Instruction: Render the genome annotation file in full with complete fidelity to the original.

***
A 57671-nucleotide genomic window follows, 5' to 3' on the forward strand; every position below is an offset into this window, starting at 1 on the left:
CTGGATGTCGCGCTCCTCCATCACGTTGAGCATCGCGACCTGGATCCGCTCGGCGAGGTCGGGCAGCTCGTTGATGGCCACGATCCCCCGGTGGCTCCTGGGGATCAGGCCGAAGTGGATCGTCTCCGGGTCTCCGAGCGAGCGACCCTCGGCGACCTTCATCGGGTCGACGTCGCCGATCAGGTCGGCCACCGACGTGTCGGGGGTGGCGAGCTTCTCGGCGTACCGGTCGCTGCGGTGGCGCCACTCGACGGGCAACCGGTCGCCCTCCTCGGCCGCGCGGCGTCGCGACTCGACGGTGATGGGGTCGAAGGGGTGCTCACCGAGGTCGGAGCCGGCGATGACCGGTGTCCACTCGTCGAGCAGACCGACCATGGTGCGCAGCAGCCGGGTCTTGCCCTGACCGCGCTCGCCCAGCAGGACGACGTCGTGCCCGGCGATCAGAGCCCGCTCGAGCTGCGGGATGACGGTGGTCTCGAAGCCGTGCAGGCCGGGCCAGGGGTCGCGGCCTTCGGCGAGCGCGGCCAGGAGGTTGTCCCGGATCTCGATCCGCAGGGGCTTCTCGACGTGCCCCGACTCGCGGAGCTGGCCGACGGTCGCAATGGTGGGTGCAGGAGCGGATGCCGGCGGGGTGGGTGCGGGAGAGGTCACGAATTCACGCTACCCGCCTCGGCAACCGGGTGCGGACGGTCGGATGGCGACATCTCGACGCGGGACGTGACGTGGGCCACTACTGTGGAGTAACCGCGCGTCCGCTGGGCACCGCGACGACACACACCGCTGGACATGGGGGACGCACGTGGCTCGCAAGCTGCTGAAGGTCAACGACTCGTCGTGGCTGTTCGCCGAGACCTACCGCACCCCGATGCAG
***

A 57671-nucleotide genomic window follows, 5' to 3' on the forward strand; every position below is an offset into this window, starting at 1 on the left:
CTGGATGTCGCGCTCCTCCATCACGTTGAGCATCGCGACCTGGATCCGCTCGGCGAGGTCGGGCAGCTCGTTGATGGCCACGATCCCCCGGTGGCTCCTGGGGATCAGGCCGAAGTGGATCGTCTCCGGGTCTCCGAGCGAGCGACCCTCGGCGACCTTCATCGGGTCGACGTCGCCGATCAGGTCGGCCACCGACGTGTCGGGGGTGGCGAGCTTCTCGGCGTACCGGTCGCTGCGGTGGCGCCACTCGACGGGCAACCGGTCGCCCTCCTCGGCCGCGCGGCGTCGCGACTCGACGGTGATGGGGTCGAAGGGGTGCTCACCGAGGTCGGAGCCGGCGATGACCGGTGTCCACTCGTCGAGCAGACCGACCATGGTGCGCAGCAGCCGGGTCTTGCCCTGACCGCGCTCGCCCAGCAGGACGACGTCGTGCCCGGCGATCAGAGCCCGCTCGAGCTGCGGGATGACGGTGGTCTCGAAGCCGTGCAGGCCGGGCCAGGGGTCGCGGCCTTCGGCGAGCGCGGCCAGGAGGTTGTCCCGGATCTCGATCCGCAGGGGCTTCTCGACGTGCCCCGACTCGCGGAGCTGGCCGACGGTCGCAATGGTGGGTGCAGGAGCGGATGCCGGCGGGGTGGGTGCGGGAGAGGTCACGAATTCACGCTACCCGCCTCGGCAACCGGGTGCGGACGGTCGGATGGCGACATCTCGACGCGGGACGTGACGTGGGCCACTACTGTGGAGTAACCGCGCGTCCGCTGGGCACCGCGACGACACACACCGCTGGACATGGGGGACGCACGTGGCTCGCAAGCTGCTGAAGGTCAACGACTCGTCGTGGCTGTTCGCCGAGACCTACCGCACCCCGATGCAG